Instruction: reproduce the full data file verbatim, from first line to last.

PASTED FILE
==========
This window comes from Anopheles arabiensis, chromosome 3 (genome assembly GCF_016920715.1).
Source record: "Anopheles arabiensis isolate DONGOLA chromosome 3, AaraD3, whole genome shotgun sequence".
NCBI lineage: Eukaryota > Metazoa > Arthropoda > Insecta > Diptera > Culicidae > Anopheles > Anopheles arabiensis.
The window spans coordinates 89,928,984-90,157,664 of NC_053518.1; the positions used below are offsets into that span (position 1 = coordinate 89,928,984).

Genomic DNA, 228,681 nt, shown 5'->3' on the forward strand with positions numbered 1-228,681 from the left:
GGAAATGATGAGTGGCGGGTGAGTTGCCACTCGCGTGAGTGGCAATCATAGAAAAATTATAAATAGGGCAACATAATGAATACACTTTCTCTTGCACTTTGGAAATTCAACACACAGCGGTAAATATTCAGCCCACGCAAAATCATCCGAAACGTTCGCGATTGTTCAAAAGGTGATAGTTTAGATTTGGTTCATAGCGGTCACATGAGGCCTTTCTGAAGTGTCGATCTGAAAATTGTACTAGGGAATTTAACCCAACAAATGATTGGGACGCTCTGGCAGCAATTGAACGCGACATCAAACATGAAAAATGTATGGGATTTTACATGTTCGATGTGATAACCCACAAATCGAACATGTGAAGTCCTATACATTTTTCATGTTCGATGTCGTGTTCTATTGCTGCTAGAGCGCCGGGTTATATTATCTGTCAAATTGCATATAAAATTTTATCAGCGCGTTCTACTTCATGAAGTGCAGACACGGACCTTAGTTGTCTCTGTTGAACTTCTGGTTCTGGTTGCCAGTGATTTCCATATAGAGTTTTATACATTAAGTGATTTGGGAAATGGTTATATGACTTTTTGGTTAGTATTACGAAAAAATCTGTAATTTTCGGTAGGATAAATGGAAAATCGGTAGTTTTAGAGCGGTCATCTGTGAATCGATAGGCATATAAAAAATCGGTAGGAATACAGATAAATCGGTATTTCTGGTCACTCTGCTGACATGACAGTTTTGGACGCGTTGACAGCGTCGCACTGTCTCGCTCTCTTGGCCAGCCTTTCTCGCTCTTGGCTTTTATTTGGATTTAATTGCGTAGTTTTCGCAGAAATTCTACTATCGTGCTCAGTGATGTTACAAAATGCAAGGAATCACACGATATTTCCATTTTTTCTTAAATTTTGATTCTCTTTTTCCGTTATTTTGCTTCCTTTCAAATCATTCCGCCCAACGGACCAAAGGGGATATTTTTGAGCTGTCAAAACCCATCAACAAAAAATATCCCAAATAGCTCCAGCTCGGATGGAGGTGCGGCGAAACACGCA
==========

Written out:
This window comes from Anopheles arabiensis, chromosome 3 (genome assembly GCF_016920715.1).
Source record: "Anopheles arabiensis isolate DONGOLA chromosome 3, AaraD3, whole genome shotgun sequence".
NCBI lineage: Eukaryota > Metazoa > Arthropoda > Insecta > Diptera > Culicidae > Anopheles > Anopheles arabiensis.
The window spans coordinates 89,928,984-90,157,664 of NC_053518.1; the positions used below are offsets into that span (position 1 = coordinate 89,928,984).

Genomic DNA, 228,681 nt, shown 5'->3' on the forward strand with positions numbered 1-228,681 from the left:
GGAAATGATGAGTGGCGGGTGAGTTGCCACTCGCGTGAGTGGCAATCATAGAAAAATTATAAATAGGGCAACATAATGAATACACTTTCTCTTGCACTTTGGAAATTCAACACACAGCGGTAAATATTCAGCCCACGCAAAATCATCCGAAACGTTCGCGATTGTTCAAAAGGTGATAGTTTAGATTTGGTTCATAGCGGTCACATGAGGCCTTTCTGAAGTGTCGATCTGAAAATTGTACTAGGGAATTTAACCCAACAAATGATTGGGACGCTCTGGCAGCAATTGAACGCGACATCAAACATGAAAAATGTATGGGATTTTACATGTTCGATGTGATAACCCACAAATCGAACATGTGAAGTCCTATACATTTTTCATGTTCGATGTCGTGTTCTATTGCTGCTAGAGCGCCGGGTTATATTATCTGTCAAATTGCATATAAAATTTTATCAGCGCGTTCTACTTCATGAAGTGCAGACACGGACCTTAGTTGTCTCTGTTGAACTTCTGGTTCTGGTTGCCAGTGATTTCCATATAGAGTTTTATACATTAAGTGATTTGGGAAATGGTTATATGACTTTTTGGTTAGTATTACGAAAAAATCTGTAATTTTCGGTAGGATAAATGGAAAATCGGTAGTTTTAGAGCGGTCATCTGTGAATCGATAGGCATATAAAAAATCGGTAGGAATACAGATAAATCGGTATTTCTGGTCACTCTGCTGACATGACAGTTTTGGACGCGTTGACAGCGTCGCACTGTCTCGCTCTCTTGGCCAGCCTTTCTCGCTCTTGGCTTTTATTTGGATTTAATTGCGTAGTTTTCGCAGAAATTCTACTATCGTGCTCAGTGATGTTACAAAATGCAAGGAATCACACGATATTTCCATTTTTTCTTAAATTTTGATTCTCTTTTTCCGTTATTTTGCTTCCTTTCAAATCATTCCGCCCAACGGACCAAAGGGGATATTTTTGAGCTGTCAAAACCCATCAACAAAAAATATCCCAAATAGCTCCAGCTCGGATGGAGGTGCGGCGAAACACGCA